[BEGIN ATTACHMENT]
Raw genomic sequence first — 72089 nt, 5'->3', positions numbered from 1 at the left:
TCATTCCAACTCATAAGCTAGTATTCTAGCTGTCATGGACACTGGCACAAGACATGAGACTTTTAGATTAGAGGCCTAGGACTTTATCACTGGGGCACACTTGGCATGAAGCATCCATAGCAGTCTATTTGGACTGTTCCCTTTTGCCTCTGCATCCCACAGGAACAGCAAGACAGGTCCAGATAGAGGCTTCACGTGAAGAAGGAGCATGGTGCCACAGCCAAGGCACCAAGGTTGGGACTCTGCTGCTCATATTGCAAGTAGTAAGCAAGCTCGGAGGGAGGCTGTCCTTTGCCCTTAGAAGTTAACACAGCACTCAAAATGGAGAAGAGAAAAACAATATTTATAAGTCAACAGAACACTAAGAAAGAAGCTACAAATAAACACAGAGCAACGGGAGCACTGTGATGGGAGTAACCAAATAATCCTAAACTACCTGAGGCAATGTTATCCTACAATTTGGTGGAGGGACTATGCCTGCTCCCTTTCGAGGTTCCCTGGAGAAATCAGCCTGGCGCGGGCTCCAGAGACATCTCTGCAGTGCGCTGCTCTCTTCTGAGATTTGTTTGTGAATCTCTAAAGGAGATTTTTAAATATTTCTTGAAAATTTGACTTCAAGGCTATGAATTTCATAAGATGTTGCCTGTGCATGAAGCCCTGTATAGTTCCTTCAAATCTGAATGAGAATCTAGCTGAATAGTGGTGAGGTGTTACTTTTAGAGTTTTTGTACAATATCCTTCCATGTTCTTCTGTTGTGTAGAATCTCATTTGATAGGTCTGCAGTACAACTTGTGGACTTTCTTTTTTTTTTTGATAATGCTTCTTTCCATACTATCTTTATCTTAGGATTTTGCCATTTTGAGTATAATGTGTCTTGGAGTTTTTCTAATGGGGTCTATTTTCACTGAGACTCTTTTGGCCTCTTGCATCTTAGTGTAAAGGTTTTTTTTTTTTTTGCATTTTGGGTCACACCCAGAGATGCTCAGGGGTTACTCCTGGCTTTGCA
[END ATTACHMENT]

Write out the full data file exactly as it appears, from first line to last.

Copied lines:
Raw genomic sequence first — 72089 nt, 5'->3', positions numbered from 1 at the left:
TCATTCCAACTCATAAGCTAGTATTCTAGCTGTCATGGACACTGGCACAAGACATGAGACTTTTAGATTAGAGGCCTAGGACTTTATCACTGGGGCACACTTGGCATGAAGCATCCATAGCAGTCTATTTGGACTGTTCCCTTTTGCCTCTGCATCCCACAGGAACAGCAAGACAGGTCCAGATAGAGGCTTCACGTGAAGAAGGAGCATGGTGCCACAGCCAAGGCACCAAGGTTGGGACTCTGCTGCTCATATTGCAAGTAGTAAGCAAGCTCGGAGGGAGGCTGTCCTTTGCCCTTAGAAGTTAACACAGCACTCAAAATGGAGAAGAGAAAAACAATATTTATAAGTCAACAGAACACTAAGAAAGAAGCTACAAATAAACACAGAGCAACGGGAGCACTGTGATGGGAGTAACCAAATAATCCTAAACTACCTGAGGCAATGTTATCCTACAATTTGGTGGAGGGACTATGCCTGCTCCCTTTCGAGGTTCCCTGGAGAAATCAGCCTGGCGCGGGCTCCAGAGACATCTCTGCAGTGCGCTGCTCTCTTCTGAGATTTGTTTGTGAATCTCTAAAGGAGATTTTTAAATATTTCTTGAAAATTTGACTTCAAGGCTATGAATTTCATAAGATGTTGCCTGTGCATGAAGCCCTGTATAGTTCCTTCAAATCTGAATGAGAATCTAGCTGAATAGTGGTGAGGTGTTACTTTTAGAGTTTTTGTACAATATCCTTCCATGTTCTTCTGTTGTGTAGAATCTCATTTGATAGGTCTGCAGTACAACTTGTGGACTTTCTTTTTTTTTTTGATAATGCTTCTTTCCATACTATCTTTATCTTAGGATTTTGCCATTTTGAGTATAATGTGTCTTGGAGTTTTTCTAATGGGGTCTATTTTCACTGAGACTCTTTTGGCCTCTTGCATCTTAGTGTAAAGGTTTTTTTTTTTTTTGCATTTTGGGTCACACCCAGAGATGCTCAGGGGTTACTCCTGGCTTTGCA